US seeks to extend Gaza truce

Condoleezza Rice, the US secretary of state, has said that the US hopes for a "comprehensive ceasefire" between Israel and Palestinian fighters following talks with Mahmoud Abbas, the Palestinian president.

US seeks to extend Gaza truce
Rice thanked Abbas for his efforts in securing the ceasefire, at a press conference in the West Bank town of Jericho on Thursday.
"Thank you also for the efforts you have made to bring about the ceasefire that is now in effect in Gaza and that we hope will be consolidated so that it can be extended, because we would hope in time for a comprehensive ceasefire," Rice said.
Ceasefire agreement


A ceasefire came into effect in the Gaza Strip on Sunday. Palestinian armed groups agreed to halt rocket fire against Israel in exchange for an Israeli troop withdrawal from the territory.


Abbas said: "We talked about the truce that has taken effect in the Gaza Strip, and we hope it will be extended to the West Bank." 


The truce aims to end five months of fighting between Israelis and Palestinians in the Gaza Strip. About 400 Palestinians and three Israeli soldiers have died in the territory in that time.


Rice praised Abbas for what she called his "extraordinary efforts" in trying to create a Palestinian unity government with Hamas, a rival group to Abbas's Fatah movement.


However, Abbas said that talks on forming a national unity government with Hamas have reached a "dead end".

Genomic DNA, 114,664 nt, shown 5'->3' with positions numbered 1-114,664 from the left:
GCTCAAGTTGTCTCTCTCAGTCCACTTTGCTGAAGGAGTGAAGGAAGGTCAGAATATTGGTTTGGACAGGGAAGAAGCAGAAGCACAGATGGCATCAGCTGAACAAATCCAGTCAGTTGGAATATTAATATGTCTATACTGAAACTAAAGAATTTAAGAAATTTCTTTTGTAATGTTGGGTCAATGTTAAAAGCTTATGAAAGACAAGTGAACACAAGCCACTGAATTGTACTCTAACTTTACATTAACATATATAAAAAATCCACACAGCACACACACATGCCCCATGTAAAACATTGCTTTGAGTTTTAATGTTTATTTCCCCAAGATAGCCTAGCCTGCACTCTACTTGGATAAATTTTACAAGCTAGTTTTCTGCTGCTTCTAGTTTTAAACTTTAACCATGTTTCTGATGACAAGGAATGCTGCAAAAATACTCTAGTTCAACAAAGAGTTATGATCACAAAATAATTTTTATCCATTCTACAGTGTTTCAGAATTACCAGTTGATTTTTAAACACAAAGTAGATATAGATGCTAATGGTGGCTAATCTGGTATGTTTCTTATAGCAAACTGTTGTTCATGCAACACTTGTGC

"This is very painful for us because we know how badly the people have been suffering over the last nine months," he said.




Rice said she had discussed with Abbas "how we can intensify our efforts to support our commitment towards progress on a two-state solution".


"The creation of a viable, independent, democratic Palestinian state that can live side-by-side in peace with Israel would be not just a remarkable achievement but a just achievement," Rice said.


The Abbas-Rice talks came after George Bush, the US president, gave a ringing endorsement of Abbas, who he said had the world's support.


"There is no question that if we were able to settle the Palestinian-Israeli issue it would help bring more peace to the Middle East and therefore our government is focused on helping develop a two-state solution," Bush told a news conference in Amman after talks with Nuri al-Maliki, Iraq's prime minister.


Washington has insisted the key to breaking the Israeli-Palestinian stalemate lies with efforts by Abbas to sideline Hamas, which has controlled the Palestinian government since winning elections early this year.


The European Union, Israel and the United States have imposed an aid boycott on the government, arguing that Hamas does not recognise Israel's right to exist as a state.

Güncelleme Tarihi: 20 Eylül 2018, 18:16